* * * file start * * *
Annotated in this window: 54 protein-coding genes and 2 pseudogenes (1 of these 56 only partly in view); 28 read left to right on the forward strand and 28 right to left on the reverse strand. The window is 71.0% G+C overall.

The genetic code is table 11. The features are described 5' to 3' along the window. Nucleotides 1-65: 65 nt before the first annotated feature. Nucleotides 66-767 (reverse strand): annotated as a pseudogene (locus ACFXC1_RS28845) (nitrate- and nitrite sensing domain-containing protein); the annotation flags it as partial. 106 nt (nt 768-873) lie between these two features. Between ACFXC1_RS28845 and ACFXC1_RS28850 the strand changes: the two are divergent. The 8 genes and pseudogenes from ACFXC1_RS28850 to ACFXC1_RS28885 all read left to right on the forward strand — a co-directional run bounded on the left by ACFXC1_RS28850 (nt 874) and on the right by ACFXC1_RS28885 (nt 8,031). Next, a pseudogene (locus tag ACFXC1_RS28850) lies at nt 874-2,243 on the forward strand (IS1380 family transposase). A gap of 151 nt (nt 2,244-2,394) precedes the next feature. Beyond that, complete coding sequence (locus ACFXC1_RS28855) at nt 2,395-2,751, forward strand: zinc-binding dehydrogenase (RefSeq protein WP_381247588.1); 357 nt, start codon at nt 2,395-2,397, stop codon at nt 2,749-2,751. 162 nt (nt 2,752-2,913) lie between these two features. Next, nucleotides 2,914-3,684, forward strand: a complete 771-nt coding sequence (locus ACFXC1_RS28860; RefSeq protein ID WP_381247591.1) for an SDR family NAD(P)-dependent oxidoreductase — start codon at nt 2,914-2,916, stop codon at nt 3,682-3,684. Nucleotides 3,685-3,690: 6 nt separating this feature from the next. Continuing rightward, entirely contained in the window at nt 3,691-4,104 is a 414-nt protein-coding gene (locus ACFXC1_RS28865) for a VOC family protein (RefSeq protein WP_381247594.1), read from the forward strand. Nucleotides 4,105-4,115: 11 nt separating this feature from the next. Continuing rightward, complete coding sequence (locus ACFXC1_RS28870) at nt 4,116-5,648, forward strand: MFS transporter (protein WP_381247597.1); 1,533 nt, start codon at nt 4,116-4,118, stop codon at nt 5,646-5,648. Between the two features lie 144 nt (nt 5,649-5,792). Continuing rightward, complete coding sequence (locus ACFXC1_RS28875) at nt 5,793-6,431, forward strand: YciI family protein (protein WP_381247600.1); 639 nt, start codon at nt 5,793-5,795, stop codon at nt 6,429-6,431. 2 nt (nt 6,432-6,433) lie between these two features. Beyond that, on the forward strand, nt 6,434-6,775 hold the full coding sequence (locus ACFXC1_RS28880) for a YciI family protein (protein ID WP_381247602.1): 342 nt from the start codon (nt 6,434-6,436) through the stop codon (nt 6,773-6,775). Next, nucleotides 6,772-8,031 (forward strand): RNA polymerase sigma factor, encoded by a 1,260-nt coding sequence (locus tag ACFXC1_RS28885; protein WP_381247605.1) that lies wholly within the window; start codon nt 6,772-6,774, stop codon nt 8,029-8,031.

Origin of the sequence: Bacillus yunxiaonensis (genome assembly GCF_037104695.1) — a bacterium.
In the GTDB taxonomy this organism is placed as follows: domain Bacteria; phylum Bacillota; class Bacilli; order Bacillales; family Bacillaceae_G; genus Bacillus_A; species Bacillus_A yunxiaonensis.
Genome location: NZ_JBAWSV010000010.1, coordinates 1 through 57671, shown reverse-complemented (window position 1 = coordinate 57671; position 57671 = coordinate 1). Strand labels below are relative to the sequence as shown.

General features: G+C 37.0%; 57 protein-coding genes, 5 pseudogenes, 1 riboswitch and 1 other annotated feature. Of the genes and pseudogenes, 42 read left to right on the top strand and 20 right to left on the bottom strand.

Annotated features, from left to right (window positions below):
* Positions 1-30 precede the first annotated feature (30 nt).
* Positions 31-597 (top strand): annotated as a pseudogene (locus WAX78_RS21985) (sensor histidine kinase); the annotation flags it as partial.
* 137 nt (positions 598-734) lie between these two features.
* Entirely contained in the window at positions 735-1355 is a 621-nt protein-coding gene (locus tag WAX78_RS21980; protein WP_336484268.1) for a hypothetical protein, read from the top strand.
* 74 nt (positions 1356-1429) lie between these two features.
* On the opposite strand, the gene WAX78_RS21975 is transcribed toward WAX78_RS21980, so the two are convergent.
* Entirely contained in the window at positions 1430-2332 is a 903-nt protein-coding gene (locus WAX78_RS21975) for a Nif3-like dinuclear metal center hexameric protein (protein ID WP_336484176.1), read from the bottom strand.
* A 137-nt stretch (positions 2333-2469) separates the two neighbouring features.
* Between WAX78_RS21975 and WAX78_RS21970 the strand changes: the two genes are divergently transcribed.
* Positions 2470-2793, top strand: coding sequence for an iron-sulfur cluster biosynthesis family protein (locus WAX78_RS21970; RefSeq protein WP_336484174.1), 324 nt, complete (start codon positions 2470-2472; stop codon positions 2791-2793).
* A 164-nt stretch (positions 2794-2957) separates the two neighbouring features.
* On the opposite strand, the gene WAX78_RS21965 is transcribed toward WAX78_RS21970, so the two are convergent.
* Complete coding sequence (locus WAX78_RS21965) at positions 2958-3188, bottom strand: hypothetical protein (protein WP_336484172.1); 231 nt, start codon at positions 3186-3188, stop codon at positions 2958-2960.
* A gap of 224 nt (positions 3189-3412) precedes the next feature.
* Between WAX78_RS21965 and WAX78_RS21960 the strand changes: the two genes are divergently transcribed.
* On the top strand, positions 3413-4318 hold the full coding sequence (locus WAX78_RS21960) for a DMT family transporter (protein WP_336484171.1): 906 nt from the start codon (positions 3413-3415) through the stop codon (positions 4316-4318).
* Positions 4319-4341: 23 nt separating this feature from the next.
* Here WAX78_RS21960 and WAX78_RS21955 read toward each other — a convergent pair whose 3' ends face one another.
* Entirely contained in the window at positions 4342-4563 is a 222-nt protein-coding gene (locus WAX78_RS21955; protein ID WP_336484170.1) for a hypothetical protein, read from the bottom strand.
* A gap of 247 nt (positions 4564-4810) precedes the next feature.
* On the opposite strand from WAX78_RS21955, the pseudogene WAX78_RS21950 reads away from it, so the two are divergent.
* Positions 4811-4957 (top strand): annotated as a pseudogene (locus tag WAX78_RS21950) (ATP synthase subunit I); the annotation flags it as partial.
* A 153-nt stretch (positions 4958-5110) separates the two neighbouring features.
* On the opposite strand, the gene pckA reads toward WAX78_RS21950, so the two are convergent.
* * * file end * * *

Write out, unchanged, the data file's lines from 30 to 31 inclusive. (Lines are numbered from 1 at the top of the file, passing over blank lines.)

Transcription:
* A 153-nt stretch (positions 4958-5110) separates the two neighbouring features.
* On the opposite strand, the gene pckA reads toward WAX78_RS21950, so the two are convergent.